Oklahoma Department of Wildlife. says cougars don’t make good pets. Internet disagrees.


Domesticated mountain lions sound like an oxymoron, but after some amusing tweets from the Oklahoma Department of Wildlife Conservation, the state, it seems, is wondering if such ownership is really a bad idea.

On January 20, the government ministry tweeted a picture of a mountain lion lying in the snow with the caption “YOU are cold. They have fur. Don’t let them in.” The tweet has been shared more than 22,000 times as Twitter users defied advice and expressed an interest in petting or owning a mountain lion.

“My message is always ‘Don’t pet the mountain lions,’ and I was so scared I was going to wake up in the morning and people, all over the internet, just decided they were going to do it anyway,” Sarah Southerland, the wildlife department’s social media coordinator, told Live Science.

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The mountain lion tweet was inspired by a meme – usually an image with text that is shared around the the Internet – showing a mountain lion with the slogan: “If you’re cold, they’re cold, bring them inside.” This slogan was first used to encourage pet owners to bring their pets indoors during the cold winter months, but netizens have created parodies for things that aren’t usually kept indoors. inside, like pumas, according to Know Your Meme, a website that researches and documents memes.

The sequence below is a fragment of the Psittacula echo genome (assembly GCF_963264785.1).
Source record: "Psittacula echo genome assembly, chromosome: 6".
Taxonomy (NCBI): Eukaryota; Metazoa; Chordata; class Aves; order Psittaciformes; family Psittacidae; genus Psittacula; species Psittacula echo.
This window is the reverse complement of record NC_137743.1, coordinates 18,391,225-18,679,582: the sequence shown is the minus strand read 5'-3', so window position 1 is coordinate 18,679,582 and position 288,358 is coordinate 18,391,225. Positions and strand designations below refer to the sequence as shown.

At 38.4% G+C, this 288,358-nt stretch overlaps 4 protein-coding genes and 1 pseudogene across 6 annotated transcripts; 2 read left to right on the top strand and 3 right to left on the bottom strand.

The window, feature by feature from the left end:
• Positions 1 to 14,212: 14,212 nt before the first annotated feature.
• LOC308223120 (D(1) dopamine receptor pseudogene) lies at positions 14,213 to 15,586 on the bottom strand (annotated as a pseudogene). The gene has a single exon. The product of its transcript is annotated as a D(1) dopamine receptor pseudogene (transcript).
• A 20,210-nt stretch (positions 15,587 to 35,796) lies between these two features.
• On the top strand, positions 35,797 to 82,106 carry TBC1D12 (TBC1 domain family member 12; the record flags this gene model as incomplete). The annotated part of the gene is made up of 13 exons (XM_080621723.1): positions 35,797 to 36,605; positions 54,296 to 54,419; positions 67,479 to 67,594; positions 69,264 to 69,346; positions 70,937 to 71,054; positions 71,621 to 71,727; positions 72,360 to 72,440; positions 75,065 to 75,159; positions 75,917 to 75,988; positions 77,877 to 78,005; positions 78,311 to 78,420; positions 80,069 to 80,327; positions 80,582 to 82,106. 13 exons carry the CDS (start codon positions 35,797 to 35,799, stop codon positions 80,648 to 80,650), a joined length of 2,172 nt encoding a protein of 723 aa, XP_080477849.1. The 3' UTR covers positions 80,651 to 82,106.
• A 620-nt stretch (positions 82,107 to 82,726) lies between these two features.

The wildlife department’s tweet playfully explained that people shouldn’t let mountain lions in. When Twitter users started playfully disagreeing in the comments, the tweet spread. “It was a slow burn, then once it picked up it was a wildfire,” Darrin Hill, a wildlife department producer who wrote the original tweet, told Live Science.

Over 3,000 people commented on the post and thousands more responded with retweets. To combat those in favor of mountain lion entry, Southerland stayed up until 3 a.m. local time on January 22, responding to comments with disapproving GIFs of the show’s character Ron Swanson. TV show “Parks and Recreation” (2009-2015).

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Southerland also photoshopped pictures of corgi fights dogs to illustrate his battle with Twitter users over owning cougar pets. This resulted in the publication of a montage of corgis, each expressing a different aspect of the cougar debate. “I had to call my supervisor and say, ‘Okay, look, this is what’s happening and I think I need to add more corgis,'” Southerland said.

But did Twitter users really want to let cougars into their homes? “I think most people know they’re not big house cats and they’re very dangerous,” Hill said. But he added that although they know it’s a bad idea, people want to think they could keep these predators as pets.

Jerrod Davis, senior wildlife biologist with the Oklahoma Department of Wildlife Conservation, noted that mountain lions are wild animals and it is illegal to keep them as pets in Oklahoma. “Wild animals are unpredictable and confining them to your home can be extremely dangerous, both to the animal and to the human,” Davis said. “They can take care of themselves much better than any human.”

Originally posted on Live Science.


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